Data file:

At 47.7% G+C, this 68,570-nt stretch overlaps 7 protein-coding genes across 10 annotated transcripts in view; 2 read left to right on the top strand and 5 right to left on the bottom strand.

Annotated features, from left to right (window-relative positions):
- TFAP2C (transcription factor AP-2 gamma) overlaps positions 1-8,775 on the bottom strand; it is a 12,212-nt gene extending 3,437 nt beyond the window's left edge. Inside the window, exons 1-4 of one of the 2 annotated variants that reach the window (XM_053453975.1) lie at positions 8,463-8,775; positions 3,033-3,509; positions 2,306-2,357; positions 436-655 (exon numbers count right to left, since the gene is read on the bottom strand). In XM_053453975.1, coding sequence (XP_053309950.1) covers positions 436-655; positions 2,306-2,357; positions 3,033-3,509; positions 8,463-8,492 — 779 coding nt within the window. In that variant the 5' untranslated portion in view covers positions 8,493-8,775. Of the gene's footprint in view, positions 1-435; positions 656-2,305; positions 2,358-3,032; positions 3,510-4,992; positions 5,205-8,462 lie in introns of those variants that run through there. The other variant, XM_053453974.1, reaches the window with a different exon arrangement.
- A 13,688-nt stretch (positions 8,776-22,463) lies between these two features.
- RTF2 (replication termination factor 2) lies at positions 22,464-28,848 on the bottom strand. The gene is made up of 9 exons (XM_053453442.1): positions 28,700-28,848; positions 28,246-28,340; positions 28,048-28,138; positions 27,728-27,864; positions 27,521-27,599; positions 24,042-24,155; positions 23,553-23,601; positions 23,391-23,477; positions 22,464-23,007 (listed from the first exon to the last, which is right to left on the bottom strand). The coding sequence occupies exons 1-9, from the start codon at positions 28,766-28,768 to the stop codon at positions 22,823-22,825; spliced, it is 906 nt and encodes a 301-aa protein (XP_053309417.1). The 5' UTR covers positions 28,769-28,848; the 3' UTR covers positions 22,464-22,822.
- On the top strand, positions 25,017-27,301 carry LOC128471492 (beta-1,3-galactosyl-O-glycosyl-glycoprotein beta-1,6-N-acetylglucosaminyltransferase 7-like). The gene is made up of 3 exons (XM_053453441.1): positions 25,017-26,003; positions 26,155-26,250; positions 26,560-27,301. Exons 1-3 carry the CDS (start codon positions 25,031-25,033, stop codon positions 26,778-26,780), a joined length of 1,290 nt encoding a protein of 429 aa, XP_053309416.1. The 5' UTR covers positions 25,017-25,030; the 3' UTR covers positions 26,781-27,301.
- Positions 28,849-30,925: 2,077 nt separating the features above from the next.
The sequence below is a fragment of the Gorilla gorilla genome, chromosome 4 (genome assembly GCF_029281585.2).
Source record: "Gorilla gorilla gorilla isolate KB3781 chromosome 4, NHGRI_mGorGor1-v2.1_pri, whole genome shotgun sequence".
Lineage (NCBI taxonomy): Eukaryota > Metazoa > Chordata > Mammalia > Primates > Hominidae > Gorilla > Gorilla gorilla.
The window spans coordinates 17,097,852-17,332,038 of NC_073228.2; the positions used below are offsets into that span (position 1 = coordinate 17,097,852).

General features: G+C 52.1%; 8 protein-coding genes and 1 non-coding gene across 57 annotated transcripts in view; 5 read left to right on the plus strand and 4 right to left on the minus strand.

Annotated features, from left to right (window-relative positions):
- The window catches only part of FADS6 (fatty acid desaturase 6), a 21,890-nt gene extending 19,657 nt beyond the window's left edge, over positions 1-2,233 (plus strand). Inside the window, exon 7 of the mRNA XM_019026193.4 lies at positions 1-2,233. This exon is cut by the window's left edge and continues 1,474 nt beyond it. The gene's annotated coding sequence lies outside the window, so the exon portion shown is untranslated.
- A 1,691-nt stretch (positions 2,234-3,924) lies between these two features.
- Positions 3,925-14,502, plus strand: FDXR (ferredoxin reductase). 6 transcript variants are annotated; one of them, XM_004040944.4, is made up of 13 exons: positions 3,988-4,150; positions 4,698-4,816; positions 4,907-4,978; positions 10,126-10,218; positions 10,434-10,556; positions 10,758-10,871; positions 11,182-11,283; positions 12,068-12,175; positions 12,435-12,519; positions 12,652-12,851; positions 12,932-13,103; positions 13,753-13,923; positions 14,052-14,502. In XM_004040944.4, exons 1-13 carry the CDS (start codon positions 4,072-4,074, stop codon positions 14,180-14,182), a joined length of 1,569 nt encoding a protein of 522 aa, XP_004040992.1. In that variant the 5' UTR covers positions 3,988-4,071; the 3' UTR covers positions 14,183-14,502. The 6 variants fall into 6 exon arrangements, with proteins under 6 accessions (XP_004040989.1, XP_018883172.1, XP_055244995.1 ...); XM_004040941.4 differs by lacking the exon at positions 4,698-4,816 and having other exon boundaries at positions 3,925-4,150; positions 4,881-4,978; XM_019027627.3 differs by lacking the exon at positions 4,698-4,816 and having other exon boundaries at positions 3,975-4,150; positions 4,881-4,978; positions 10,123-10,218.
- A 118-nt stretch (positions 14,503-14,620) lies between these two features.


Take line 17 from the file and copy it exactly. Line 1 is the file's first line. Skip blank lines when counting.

- A 118-nt stretch (positions 14,503-14,620) lies between these two features.